4. Adjunct Procedures. Methods or procedures that enhance rabies control include the following:

      1. Licensure. Registration or licensure of all dogs and cats can be used to aid in rabies control. A fee is frequently charged for such licensure, and revenues collected are used to maintain rabies or animal control programs. Vacci- nation is an essential prerequisite to licensure.

      2. Canvassing of Area. House-to-house canvassing by animal control personnel facilitates enforcement of vaccination and licensure requirements.

      3. Citations. Citations are legal summonses issued to owners for violations, including the failure to vaccinate or license their animals. The authority for officers to issue citations should be an integral part of each animal con- trol program.

      4. Animal Control. All communities should incorporate stray animal control, leash laws, and training of personnel in their programs.

    5. Postexposure Management. Any animal bitten or scratched by a wild, carnivorous mammal (or a bat) not avail- able for testing should be regarded as having been exposed to rabies.

      1. Dogs and Cats. Unvaccinated dogs and cats exposed to a rabid animal should be euthanized immediately. If the owner is unwilling to do this, the animal should be placed in strict isolation for 6 months and vaccinated 1 month before being released. Dogs and cats that are currently vaccinated should be revaccinated immediately, kept under the owner's control, and observed for 45 days.

      2. Livestock. All species of livestock are susceptible to rabies; cattle and horses are among the most frequently infected of all domestic animals. Livestock that is exposed to a rabid animal and is currently vaccinated with a vaccine approved by USDA for that species should be revaccinated immediately and observed for 45 days. Unvac- cinated livestock should be slaughtered immediately. If the owner is unwilling to do this, the animal should be kept under close observation for 6 months. The following are recommendations for owners of unvacci- nated livestock exposed to rabid animals:

        1. If the animal is slaughtered within 7 days of being bitten, its tissues may be eaten without risk of infection, provided liberal portions of the exposed area are discarded. Federal meat inspectors must reject for slaughter any animal known to have been exposed to rabies within 8 months.

        2. Neither tissues nor milk from a rabid animal should be used for human or animal consumption. However, because pasteurization temperatures will inactivate rabies virus, drinking pasteurized milk or eating cooked meat does not constitute a rabies exposure.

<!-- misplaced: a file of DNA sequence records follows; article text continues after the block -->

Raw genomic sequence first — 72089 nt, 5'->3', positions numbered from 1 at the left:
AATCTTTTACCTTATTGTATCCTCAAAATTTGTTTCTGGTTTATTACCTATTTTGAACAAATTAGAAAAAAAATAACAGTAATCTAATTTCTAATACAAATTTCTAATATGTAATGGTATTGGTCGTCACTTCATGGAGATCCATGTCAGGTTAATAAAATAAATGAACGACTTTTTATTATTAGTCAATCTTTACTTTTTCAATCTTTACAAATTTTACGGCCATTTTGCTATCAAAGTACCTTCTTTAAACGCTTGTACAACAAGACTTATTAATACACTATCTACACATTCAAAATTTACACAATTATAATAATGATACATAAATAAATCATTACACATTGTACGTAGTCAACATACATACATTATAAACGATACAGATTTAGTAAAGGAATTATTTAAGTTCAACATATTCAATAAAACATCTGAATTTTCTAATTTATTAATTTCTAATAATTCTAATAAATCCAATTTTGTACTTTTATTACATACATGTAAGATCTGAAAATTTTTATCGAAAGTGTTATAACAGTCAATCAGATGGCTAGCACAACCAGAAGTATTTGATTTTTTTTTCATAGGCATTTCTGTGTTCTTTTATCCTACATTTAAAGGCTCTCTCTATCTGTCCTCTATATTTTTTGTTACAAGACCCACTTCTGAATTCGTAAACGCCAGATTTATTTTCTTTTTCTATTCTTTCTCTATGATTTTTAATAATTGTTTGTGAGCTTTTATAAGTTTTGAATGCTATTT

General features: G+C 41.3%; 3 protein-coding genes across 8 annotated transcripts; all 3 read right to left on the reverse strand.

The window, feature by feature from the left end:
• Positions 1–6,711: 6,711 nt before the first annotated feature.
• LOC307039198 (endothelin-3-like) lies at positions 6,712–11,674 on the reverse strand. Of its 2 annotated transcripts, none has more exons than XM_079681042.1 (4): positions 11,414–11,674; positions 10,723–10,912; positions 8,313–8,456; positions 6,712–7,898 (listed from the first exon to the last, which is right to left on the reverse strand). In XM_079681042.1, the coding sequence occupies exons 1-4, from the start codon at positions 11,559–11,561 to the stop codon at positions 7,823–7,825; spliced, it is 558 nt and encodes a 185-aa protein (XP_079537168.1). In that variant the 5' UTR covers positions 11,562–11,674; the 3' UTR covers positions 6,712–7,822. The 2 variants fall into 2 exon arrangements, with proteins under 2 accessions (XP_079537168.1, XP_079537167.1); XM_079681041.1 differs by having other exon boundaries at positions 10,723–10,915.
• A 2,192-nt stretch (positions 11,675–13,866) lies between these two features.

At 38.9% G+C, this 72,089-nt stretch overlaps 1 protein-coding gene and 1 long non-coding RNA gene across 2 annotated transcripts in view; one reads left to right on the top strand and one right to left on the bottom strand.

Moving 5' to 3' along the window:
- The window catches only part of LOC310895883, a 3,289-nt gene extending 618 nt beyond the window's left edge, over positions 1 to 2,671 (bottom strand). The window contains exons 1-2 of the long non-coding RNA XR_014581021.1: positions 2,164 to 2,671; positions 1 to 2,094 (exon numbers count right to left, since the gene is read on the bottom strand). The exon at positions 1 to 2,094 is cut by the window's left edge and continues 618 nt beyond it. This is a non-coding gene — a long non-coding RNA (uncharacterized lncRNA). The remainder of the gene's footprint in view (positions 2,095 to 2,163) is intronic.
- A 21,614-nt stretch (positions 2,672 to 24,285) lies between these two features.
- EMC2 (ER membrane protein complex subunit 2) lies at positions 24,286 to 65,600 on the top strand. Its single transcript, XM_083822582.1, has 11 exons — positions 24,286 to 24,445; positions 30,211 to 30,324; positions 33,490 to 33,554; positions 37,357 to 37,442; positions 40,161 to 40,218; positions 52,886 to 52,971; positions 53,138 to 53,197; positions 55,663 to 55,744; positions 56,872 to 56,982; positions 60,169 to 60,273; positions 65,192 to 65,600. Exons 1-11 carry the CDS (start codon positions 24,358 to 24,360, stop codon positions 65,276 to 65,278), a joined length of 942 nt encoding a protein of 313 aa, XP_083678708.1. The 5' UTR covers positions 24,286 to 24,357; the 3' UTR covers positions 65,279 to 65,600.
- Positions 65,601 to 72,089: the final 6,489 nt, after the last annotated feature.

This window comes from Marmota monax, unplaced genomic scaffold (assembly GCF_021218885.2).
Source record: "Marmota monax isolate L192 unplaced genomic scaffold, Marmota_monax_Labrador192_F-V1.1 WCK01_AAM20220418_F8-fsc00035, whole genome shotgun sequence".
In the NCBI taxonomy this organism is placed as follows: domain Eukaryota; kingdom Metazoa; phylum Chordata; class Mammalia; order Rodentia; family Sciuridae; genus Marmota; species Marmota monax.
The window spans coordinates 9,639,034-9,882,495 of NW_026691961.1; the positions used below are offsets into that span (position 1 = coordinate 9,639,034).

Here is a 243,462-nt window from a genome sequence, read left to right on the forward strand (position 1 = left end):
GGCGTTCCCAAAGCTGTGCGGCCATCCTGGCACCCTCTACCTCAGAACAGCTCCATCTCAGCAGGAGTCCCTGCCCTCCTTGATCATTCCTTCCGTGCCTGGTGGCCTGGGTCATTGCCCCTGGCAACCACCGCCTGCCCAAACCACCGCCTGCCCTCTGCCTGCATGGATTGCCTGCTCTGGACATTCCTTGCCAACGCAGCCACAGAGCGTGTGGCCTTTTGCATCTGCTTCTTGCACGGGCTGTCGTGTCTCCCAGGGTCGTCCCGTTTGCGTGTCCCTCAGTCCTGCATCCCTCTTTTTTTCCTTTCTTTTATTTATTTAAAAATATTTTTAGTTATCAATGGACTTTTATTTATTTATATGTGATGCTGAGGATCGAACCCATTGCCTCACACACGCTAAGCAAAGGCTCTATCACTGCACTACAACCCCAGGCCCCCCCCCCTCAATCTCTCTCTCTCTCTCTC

3. It is rare to have more than one rabid animal in a herd or to have herbivore-to-herbivore transmission; therefore; it may not be necessary to restrict the rest of the herd if a single animal has been exposed to or infected by rabies.

      3. Other Animals. Other animals bitten by a rabid animal should be euthanized immediately. Such animals currently vaccinated with a vaccine approved by USDA for that species can be revaccinated immediately and placed in strict isolation for at least 90 days.

    6. Management of Animals That Bite Humans. A healthy dog or cat that bites a person should be confined and observed for 10 days; it is recommended that rabies vaccine not be adminis- tered during the observation period. Such animals should be evaluated by a veterinarian at the first sign of illness during confinement. Any illness in the animal should be reported immediately to the local health department. If signs suggestive of rabies develop, the animal should be humanely killed, its head removed, and the head shipped under refriger- ation for examination by a qualified laboratory designated by the local or state health department. Any stray or unwanted dog or cat that bites a person may be humanely killed immedi- ately and the head submitted as described above for rabies examination. Other biting animals that might have exposed a person to rabies should be reported immediately to the local health department. Prior vaccination of an animal may not preclude the necessity for euthanasia and testing if the period of virus shedding is unknown for that species. Manage- ment of animals other than dogs and cats depends on the species, the circumstances of the bite, and the epidemiology of rabies in the area.

  3. Control Methods in Wildlife